Today Hebrew grammar is well understood and
there are many books on it. Rashi, however, lived
before the age of grammar books. A major Rashi method
is therefore the teaching of basic grammar.
Many students belittle this aspect of Rashi. They erroneously
think that because of modern methods we know more. However Rashi
will frequently focus on rare grammatical points not covered
in conventional textbooks.
There are many classical aspects to grammar whether
in Hebrew or other languages. They include
- The rules for conjugating verbs. These rules govern how you
differentiate person, plurality, tense, mode, gender, mood, and
designation of the objects and indirect objects of the verb. For
example how do you conjugate, in any language, I sang, we will
sing, we wish to sing, she sang it.
- Rules of agreement. For example agreement of subject
and verb, of noun and adjective; whether agreement in gender or plurality.
- Rules of Pronoun reference.
- Rules of word sequence. This is a beautiful topic which is
not always covered in classical grammatical textbooks.
Today we deal with the topic of gender agreement Verse Lv23-09
talking about the weekly bread has a strange shift from female to male pronouns. The
And she [the Minchah offering] will belong to Aaron and his children
and they will eat him [the bread, but only] in a holy place.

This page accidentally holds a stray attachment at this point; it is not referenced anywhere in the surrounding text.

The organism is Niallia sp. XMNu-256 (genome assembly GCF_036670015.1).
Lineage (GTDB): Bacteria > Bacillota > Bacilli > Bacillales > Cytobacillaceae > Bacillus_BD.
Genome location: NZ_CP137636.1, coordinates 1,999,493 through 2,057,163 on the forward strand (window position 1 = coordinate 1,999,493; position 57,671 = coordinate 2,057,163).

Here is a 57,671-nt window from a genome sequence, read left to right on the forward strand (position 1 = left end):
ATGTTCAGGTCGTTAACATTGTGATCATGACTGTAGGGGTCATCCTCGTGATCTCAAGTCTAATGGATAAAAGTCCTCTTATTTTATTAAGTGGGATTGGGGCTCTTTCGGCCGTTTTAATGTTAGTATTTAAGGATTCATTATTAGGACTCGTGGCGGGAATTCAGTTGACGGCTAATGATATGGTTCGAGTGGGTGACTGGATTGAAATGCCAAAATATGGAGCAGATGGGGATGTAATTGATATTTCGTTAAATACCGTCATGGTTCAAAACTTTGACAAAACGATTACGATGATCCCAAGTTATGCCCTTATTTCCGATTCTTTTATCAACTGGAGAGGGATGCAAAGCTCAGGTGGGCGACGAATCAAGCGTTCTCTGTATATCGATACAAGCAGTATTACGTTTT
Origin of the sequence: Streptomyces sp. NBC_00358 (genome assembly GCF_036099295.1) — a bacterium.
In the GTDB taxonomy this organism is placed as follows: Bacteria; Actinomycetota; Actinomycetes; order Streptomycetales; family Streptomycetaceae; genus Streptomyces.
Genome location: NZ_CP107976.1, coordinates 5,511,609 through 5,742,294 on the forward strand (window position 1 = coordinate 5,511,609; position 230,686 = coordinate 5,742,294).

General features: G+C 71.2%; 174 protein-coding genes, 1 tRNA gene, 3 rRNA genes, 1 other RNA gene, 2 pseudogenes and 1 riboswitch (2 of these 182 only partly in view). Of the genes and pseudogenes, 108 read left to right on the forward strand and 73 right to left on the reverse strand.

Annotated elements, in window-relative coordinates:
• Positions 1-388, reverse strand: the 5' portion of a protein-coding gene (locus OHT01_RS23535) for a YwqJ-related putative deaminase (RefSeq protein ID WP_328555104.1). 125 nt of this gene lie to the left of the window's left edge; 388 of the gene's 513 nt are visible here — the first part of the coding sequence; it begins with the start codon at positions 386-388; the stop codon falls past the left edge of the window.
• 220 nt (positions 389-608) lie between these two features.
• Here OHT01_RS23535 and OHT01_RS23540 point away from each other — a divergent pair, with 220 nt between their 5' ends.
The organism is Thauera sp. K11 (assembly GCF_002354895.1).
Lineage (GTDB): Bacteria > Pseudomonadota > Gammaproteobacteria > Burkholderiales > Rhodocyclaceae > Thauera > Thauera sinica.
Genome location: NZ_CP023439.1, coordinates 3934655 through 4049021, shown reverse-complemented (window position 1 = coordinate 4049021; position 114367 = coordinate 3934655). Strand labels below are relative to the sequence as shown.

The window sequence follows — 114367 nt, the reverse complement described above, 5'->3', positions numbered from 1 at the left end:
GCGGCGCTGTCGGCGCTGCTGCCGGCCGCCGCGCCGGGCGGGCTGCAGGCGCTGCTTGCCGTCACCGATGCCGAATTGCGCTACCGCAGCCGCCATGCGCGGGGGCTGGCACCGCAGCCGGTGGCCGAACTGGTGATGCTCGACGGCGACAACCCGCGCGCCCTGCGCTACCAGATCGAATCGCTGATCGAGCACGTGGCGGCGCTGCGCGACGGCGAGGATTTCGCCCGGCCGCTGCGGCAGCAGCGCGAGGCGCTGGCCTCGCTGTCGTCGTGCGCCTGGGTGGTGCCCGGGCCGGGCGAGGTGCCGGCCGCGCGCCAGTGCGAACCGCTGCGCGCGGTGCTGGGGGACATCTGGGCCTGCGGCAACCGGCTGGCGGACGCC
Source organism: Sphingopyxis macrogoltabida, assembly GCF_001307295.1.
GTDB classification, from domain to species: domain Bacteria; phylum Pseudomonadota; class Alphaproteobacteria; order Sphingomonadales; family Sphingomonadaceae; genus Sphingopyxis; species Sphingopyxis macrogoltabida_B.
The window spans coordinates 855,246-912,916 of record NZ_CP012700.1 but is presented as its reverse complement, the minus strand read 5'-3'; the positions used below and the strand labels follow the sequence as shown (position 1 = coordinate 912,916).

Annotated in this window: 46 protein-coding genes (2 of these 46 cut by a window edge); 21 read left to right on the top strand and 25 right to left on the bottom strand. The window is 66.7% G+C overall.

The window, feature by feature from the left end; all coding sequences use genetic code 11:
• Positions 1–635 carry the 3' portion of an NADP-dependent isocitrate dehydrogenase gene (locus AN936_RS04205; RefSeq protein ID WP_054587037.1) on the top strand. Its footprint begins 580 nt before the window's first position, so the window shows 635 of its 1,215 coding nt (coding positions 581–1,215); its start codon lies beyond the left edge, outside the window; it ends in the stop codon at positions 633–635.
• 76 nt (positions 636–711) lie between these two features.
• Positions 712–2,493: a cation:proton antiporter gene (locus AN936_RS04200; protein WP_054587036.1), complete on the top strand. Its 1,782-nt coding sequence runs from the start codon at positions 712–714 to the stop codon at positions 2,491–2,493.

A first attempt to appreciate Rashi would focus on the fact that in biblical Hebrew
the pronoun referent need not be near the pronoun. So Rashi's job is to identify what the pronoun
refers to. There are several possible antecedent nouns such as bread, frankincense, etc.
Rashi identifies the object of consumption to be the bread.
But on a deeper level Rashi ingeniouslly sees the the feminine pronoun She will belong
as referring to the Minchah offering. The remarkable thing about this insight of Rashi is that
the word Minchah is not even mentioned in the Chapter. Thus Rashi introduces a new principle
of grammar: Pronouns can refer to implicit nouns; nouns referring to objects that are understood
to be spoken about even though they are not explicitly mentioned!! Supporting this remarkable
principle of gramamr Rashi observes ...Any offering made of plant material is classified as a Minchah.